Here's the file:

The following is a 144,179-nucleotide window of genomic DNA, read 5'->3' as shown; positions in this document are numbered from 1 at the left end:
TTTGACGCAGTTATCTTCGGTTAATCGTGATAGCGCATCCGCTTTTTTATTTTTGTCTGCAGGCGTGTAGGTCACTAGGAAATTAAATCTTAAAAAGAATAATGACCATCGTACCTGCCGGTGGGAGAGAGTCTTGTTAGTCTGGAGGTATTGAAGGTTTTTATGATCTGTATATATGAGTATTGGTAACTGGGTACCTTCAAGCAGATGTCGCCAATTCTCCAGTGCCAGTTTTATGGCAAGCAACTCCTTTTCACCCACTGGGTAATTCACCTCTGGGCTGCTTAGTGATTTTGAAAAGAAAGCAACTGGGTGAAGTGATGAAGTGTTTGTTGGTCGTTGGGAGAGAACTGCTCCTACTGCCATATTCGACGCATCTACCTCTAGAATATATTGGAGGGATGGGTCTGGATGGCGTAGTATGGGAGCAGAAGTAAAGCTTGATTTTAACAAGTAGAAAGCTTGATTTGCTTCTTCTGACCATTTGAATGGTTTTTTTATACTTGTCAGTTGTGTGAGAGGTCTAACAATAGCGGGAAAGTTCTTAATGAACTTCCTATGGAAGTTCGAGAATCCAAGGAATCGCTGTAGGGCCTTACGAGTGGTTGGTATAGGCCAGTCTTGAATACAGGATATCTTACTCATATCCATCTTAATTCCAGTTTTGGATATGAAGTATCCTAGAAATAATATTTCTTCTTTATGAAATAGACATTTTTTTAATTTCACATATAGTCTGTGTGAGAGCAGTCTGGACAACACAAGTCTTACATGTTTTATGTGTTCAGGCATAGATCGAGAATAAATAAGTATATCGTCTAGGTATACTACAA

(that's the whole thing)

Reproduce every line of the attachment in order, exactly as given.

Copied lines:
The following is a 144,179-nucleotide window of genomic DNA, read 5'->3' as shown; positions in this document are numbered from 1 at the left end:
TTTGACGCAGTTATCTTCGGTTAATCGTGATAGCGCATCCGCTTTTTTATTTTTGTCTGCAGGCGTGTAGGTCACTAGGAAATTAAATCTTAAAAAGAATAATGACCATCGTACCTGCCGGTGGGAGAGAGTCTTGTTAGTCTGGAGGTATTGAAGGTTTTTATGATCTGTATATATGAGTATTGGTAACTGGGTACCTTCAAGCAGATGTCGCCAATTCTCCAGTGCCAGTTTTATGGCAAGCAACTCCTTTTCACCCACTGGGTAATTCACCTCTGGGCTGCTTAGTGATTTTGAAAAGAAAGCAACTGGGTGAAGTGATGAAGTGTTTGTTGGTCGTTGGGAGAGAACTGCTCCTACTGCCATATTCGACGCATCTACCTCTAGAATATATTGGAGGGATGGGTCTGGATGGCGTAGTATGGGAGCAGAAGTAAAGCTTGATTTTAACAAGTAGAAAGCTTGATTTGCTTCTTCTGACCATTTGAATGGTTTTTTTATACTTGTCAGTTGTGTGAGAGGTCTAACAATAGCGGGAAAGTTCTTAATGAACTTCCTATGGAAGTTCGAGAATCCAAGGAATCGCTGTAGGGCCTTACGAGTGGTTGGTATAGGCCAGTCTTGAATACAGGATATCTTACTCATATCCATCTTAATTCCAGTTTTGGATATGAAGTATCCTAGAAATAATATTTCTTCTTTATGAAATAGACATTTTTTTAATTTCACATATAGTCTGTGTGAGAGCAGTCTGGACAACACAAGTCTTACATGTTTTATGTGTTCAGGCATAGATCGAGAATAAATAAGTATATCGTCTAGGTATACTACAA